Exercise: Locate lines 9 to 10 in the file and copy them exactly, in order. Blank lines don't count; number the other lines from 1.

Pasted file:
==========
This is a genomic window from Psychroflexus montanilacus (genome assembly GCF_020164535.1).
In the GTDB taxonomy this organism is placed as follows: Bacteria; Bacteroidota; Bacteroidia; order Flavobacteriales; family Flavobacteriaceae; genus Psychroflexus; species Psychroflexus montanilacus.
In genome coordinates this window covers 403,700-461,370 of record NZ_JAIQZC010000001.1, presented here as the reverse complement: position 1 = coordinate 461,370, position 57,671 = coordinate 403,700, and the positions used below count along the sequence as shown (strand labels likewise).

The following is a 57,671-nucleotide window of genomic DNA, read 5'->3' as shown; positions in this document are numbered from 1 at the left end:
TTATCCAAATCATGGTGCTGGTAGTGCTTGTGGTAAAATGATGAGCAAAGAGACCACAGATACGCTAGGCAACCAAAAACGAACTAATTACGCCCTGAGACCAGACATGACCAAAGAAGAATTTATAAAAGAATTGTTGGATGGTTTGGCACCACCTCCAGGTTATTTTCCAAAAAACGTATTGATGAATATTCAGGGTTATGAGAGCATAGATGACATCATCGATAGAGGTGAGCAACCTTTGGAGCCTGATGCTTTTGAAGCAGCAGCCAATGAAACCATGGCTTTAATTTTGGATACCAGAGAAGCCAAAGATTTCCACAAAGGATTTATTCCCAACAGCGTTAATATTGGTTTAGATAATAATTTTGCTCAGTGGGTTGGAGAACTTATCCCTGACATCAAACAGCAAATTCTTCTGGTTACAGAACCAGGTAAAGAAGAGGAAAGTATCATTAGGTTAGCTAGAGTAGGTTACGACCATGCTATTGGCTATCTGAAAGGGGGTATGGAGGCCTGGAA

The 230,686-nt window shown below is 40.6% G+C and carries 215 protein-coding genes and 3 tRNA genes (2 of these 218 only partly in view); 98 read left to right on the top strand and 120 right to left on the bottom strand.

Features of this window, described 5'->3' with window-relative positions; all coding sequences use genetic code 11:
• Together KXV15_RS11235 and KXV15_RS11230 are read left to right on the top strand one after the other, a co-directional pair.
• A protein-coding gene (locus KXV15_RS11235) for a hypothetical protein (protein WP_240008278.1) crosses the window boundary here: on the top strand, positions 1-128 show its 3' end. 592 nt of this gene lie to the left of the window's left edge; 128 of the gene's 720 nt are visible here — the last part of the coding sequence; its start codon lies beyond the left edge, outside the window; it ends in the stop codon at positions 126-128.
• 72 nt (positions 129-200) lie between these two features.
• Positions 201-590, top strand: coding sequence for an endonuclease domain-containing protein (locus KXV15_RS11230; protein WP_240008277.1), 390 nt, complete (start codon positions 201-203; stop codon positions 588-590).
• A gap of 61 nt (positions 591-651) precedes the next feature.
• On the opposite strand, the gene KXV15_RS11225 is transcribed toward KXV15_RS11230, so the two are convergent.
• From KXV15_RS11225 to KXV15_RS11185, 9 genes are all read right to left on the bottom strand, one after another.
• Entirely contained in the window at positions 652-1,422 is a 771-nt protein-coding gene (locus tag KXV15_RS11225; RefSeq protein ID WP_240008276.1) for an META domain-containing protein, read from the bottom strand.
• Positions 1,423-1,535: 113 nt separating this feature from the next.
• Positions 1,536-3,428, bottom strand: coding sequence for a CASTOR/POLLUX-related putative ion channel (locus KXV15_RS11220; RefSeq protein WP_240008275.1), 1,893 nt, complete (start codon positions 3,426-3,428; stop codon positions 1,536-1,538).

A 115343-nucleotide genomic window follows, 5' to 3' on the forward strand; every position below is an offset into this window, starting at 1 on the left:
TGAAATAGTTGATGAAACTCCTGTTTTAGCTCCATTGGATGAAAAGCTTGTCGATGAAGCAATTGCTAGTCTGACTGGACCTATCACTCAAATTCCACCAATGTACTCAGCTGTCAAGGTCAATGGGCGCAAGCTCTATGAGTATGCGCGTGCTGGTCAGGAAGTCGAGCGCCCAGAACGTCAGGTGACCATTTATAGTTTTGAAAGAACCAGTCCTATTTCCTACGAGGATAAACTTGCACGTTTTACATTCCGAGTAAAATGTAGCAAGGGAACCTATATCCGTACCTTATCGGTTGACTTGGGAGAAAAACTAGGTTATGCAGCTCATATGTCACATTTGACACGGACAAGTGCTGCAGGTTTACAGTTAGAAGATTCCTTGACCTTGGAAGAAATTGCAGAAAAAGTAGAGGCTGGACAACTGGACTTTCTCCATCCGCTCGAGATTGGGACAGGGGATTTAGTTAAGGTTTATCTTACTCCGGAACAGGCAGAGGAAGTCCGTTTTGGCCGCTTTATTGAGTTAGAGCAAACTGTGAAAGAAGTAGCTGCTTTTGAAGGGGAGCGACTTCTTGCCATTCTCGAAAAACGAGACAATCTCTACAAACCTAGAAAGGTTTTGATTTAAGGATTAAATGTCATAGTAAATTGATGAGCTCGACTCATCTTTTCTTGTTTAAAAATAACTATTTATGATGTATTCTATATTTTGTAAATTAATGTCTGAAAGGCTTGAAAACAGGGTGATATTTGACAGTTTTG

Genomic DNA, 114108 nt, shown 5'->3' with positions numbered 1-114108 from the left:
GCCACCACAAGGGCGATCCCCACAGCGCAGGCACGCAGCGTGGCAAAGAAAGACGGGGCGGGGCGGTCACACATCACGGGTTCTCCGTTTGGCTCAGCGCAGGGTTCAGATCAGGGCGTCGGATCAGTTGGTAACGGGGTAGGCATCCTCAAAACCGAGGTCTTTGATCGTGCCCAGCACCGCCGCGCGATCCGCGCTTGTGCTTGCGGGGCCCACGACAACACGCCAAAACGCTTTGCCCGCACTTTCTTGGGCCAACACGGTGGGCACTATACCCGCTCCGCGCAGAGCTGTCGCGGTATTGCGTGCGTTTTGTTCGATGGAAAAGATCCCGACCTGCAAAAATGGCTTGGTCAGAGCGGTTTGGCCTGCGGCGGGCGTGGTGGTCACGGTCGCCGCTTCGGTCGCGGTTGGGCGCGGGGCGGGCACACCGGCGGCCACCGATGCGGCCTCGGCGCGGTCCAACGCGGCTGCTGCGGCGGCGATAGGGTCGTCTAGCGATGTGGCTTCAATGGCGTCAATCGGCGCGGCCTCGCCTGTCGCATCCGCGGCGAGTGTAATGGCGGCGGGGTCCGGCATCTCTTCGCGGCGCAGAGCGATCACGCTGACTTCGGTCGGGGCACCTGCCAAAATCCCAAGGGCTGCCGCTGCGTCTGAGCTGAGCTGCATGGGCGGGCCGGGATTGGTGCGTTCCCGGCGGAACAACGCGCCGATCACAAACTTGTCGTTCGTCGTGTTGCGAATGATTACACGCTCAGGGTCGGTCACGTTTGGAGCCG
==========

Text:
• A protein-coding gene (locus KXV15_RS11235) for a hypothetical protein (protein WP_240008278.1) crosses the window boundary here: on the top strand, positions 1-128 show its 3' end. 592 nt of this gene lie to the left of the window's left edge; 128 of the gene's 720 nt are visible here — the last part of the coding sequence; its start codon lies beyond the left edge, outside the window; it ends in the stop codon at positions 126-128.
• 72 nt (positions 129-200) lie between these two features.